3.3 IDENTIFYING CARS HAVING SITE-LOCAL AND PRIVATE ADDRESSES

Support for handoffs between IPv4 and IPv6 is critical in the design of
protocols dealing with mobility. Once IPv4 networks come into the
picture we have to deal with the possibility of private address spaces.
Even in the case of IPv6 networks, we have the possibility of private
spaces. For example, the policy of a particular domain may be not to
expose the globally routable IPv6 addresses of its ARs for security
reasons. To support such scenarios, the CAR discovery solution MUST be
able to discover CARs with non globally routeable IP addresses along
with their capabilities. This is contingent on whether the operator of
the network permits such handoffs.











Krishnamurthi, Editor                                        [Page 3]


INTERNET-DRAFT  Requirements for CAR Discovery Protocols    October, 2002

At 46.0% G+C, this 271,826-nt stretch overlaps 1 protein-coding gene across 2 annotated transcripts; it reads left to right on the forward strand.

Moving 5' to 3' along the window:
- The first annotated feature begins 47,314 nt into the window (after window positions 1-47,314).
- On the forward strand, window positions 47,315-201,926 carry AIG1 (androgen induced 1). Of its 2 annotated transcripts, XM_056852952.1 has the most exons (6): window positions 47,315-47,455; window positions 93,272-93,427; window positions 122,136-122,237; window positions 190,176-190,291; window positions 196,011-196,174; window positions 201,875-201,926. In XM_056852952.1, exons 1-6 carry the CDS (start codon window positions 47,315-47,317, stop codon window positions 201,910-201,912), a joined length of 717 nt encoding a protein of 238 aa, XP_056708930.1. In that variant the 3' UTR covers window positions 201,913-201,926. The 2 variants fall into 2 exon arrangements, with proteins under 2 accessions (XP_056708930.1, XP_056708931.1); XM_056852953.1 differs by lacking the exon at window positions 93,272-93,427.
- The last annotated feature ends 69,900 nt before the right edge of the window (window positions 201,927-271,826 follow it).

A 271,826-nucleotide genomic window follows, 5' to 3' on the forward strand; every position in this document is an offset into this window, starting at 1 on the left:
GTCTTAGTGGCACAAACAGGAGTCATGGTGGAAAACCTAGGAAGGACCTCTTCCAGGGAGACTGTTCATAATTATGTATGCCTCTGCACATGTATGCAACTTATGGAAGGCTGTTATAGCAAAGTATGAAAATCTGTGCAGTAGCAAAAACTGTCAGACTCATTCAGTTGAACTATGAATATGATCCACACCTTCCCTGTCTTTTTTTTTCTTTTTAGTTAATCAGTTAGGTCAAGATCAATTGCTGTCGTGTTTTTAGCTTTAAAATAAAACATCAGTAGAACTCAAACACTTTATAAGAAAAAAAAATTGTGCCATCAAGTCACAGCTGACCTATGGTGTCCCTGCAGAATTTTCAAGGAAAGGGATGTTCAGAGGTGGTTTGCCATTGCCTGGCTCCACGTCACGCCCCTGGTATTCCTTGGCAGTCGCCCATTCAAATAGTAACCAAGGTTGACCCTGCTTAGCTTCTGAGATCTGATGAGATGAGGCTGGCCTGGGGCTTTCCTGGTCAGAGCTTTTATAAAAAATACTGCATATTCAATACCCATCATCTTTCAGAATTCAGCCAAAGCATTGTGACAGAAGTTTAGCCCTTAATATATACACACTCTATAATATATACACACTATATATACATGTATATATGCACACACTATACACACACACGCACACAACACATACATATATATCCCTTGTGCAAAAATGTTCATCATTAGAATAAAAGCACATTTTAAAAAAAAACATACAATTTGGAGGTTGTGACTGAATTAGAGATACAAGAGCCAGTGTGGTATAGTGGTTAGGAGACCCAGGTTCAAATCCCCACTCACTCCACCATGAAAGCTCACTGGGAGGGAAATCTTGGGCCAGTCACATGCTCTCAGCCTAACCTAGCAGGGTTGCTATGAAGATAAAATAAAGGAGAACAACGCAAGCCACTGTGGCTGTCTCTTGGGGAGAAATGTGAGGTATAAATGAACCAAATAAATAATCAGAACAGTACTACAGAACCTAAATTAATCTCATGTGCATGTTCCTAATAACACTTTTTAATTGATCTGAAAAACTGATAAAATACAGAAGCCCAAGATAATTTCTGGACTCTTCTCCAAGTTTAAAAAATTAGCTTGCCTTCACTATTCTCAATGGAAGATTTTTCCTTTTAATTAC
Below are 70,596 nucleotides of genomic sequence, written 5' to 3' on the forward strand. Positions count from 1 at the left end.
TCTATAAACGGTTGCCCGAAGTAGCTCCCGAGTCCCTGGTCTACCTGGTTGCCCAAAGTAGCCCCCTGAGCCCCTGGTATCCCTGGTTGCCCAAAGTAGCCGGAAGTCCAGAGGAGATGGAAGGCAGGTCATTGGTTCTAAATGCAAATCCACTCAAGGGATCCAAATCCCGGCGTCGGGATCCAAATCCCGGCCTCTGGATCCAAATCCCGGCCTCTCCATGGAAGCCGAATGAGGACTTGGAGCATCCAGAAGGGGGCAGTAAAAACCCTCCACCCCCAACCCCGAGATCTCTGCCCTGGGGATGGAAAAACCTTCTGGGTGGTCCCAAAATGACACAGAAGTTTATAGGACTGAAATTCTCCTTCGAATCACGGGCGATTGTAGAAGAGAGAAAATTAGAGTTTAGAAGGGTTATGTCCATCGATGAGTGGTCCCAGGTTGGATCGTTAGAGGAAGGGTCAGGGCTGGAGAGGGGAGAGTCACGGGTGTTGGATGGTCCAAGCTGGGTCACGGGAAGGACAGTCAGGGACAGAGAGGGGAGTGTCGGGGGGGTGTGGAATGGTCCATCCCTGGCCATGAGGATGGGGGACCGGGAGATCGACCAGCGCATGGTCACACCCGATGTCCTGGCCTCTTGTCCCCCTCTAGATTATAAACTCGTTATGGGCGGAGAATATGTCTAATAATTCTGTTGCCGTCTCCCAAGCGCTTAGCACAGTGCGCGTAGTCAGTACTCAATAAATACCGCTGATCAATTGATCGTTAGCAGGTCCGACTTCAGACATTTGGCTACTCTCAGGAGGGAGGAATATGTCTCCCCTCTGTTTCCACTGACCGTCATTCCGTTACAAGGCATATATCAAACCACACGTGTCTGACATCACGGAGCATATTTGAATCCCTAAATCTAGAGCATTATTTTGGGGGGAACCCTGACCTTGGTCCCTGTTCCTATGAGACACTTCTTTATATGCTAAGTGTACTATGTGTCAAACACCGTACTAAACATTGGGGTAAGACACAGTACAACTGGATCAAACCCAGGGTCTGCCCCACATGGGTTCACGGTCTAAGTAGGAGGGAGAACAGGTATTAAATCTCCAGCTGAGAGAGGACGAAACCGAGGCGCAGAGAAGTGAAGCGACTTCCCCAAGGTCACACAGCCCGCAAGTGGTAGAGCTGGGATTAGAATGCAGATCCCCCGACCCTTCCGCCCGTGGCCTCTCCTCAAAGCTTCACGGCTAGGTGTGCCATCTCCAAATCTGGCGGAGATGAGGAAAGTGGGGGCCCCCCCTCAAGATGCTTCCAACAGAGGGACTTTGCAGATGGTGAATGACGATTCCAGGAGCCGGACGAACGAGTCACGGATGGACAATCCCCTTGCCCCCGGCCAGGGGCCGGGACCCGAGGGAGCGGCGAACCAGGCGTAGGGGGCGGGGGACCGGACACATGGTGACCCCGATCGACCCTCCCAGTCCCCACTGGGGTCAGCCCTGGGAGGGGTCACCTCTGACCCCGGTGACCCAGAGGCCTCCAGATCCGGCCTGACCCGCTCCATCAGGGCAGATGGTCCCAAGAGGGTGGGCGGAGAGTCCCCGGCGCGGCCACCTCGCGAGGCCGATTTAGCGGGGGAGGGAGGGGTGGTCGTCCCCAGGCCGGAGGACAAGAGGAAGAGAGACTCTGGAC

3.4 CAPABILITY DISCOVERY

The CAR discovery solution MUST provide functionality to discover
a CAR's capabilities. The CAR discovery solution MUST be able
to provide the MN with CAR information. The CAR discovery solution
MUST NOT be designed as a generic service discovery protocol.

3.5 UTILIZATION OF NETWORK RESOURCES FOR CAR DISCOVERY

The CAR discovery solution MUST be able to make efficient use of
the network resources and SHOULD avoid the transmission of unnecessary
information to the MN.


3.6 FORMAT OF CAPABILITIES

This is a requirement for inter-operability. The capabilities
of CARs MUST be described in a standard format. The format is TBD.

3.7 SCOPE OF CAR DISCOVERY

The Internet is formed by several administrative domains  clustered
together. As explained in [5], CARs could belong to different
administrative domains separated by large distances
in terms of IP hops. Therefore, the CAR discovery solution
MUST have an Intra-domain scope and SHOULD have Inter-domain scope.

3.8 INTRODUCTION OF DEDICATED NETWORK ELEMENTS FOR CAR DISCOVERY

The CAR discovery solution  MUST NOT introduce network elements
 dedicated to CAR discovery.

3.9  INVOLVEMENT OF NON-CARs IN CAR DISCOVERY

Handoffs might happen very frequently. If the CAR discovery process
introduced additional load on ARs which are not CARs, this will impede
their performance. Therefore the CAR discovery solution SHOULD minimize
the involvement of non-CARs.